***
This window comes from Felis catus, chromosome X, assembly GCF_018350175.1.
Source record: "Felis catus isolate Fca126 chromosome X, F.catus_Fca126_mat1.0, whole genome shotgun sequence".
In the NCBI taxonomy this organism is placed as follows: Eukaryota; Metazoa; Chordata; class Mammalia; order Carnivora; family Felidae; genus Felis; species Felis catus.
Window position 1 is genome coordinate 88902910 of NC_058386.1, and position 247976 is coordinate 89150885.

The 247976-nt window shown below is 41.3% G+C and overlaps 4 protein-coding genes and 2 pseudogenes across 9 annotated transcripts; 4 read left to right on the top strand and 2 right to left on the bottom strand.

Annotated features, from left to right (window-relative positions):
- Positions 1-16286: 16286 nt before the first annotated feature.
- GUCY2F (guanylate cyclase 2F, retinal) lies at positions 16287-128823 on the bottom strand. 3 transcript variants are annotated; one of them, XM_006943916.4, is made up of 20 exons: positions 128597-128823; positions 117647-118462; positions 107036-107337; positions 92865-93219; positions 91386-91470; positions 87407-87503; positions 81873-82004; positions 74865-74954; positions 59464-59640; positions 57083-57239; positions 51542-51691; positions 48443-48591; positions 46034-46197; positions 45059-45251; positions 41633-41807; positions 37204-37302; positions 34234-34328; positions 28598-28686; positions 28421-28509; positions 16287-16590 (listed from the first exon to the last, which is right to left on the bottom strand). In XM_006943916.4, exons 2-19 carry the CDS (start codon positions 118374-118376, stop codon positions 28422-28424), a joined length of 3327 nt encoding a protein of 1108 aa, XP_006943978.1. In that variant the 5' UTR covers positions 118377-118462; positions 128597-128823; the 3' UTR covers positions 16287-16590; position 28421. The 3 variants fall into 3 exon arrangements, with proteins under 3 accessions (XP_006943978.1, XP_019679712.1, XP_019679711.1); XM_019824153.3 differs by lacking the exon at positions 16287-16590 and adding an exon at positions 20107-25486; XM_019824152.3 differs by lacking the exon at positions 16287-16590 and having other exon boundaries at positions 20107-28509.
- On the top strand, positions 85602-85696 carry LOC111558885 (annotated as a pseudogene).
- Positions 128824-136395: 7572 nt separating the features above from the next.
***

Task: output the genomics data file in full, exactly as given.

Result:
This window comes from Felis catus, chromosome X, assembly GCF_018350175.1.
Source record: "Felis catus isolate Fca126 chromosome X, F.catus_Fca126_mat1.0, whole genome shotgun sequence".
In the NCBI taxonomy this organism is placed as follows: Eukaryota; Metazoa; Chordata; class Mammalia; order Carnivora; family Felidae; genus Felis; species Felis catus.
Window position 1 is genome coordinate 88902910 of NC_058386.1, and position 247976 is coordinate 89150885.

The 247976-nt window shown below is 41.3% G+C and overlaps 4 protein-coding genes and 2 pseudogenes across 9 annotated transcripts; 4 read left to right on the top strand and 2 right to left on the bottom strand.

Annotated features, from left to right (window-relative positions):
- Positions 1-16286: 16286 nt before the first annotated feature.
- GUCY2F (guanylate cyclase 2F, retinal) lies at positions 16287-128823 on the bottom strand. 3 transcript variants are annotated; one of them, XM_006943916.4, is made up of 20 exons: positions 128597-128823; positions 117647-118462; positions 107036-107337; positions 92865-93219; positions 91386-91470; positions 87407-87503; positions 81873-82004; positions 74865-74954; positions 59464-59640; positions 57083-57239; positions 51542-51691; positions 48443-48591; positions 46034-46197; positions 45059-45251; positions 41633-41807; positions 37204-37302; positions 34234-34328; positions 28598-28686; positions 28421-28509; positions 16287-16590 (listed from the first exon to the last, which is right to left on the bottom strand). In XM_006943916.4, exons 2-19 carry the CDS (start codon positions 118374-118376, stop codon positions 28422-28424), a joined length of 3327 nt encoding a protein of 1108 aa, XP_006943978.1. In that variant the 5' UTR covers positions 118377-118462; positions 128597-128823; the 3' UTR covers positions 16287-16590; position 28421. The 3 variants fall into 3 exon arrangements, with proteins under 3 accessions (XP_006943978.1, XP_019679712.1, XP_019679711.1); XM_019824153.3 differs by lacking the exon at positions 16287-16590 and adding an exon at positions 20107-25486; XM_019824152.3 differs by lacking the exon at positions 16287-16590 and having other exon boundaries at positions 20107-28509.
- On the top strand, positions 85602-85696 carry LOC111558885 (annotated as a pseudogene).
- Positions 128824-136395: 7572 nt separating the features above from the next.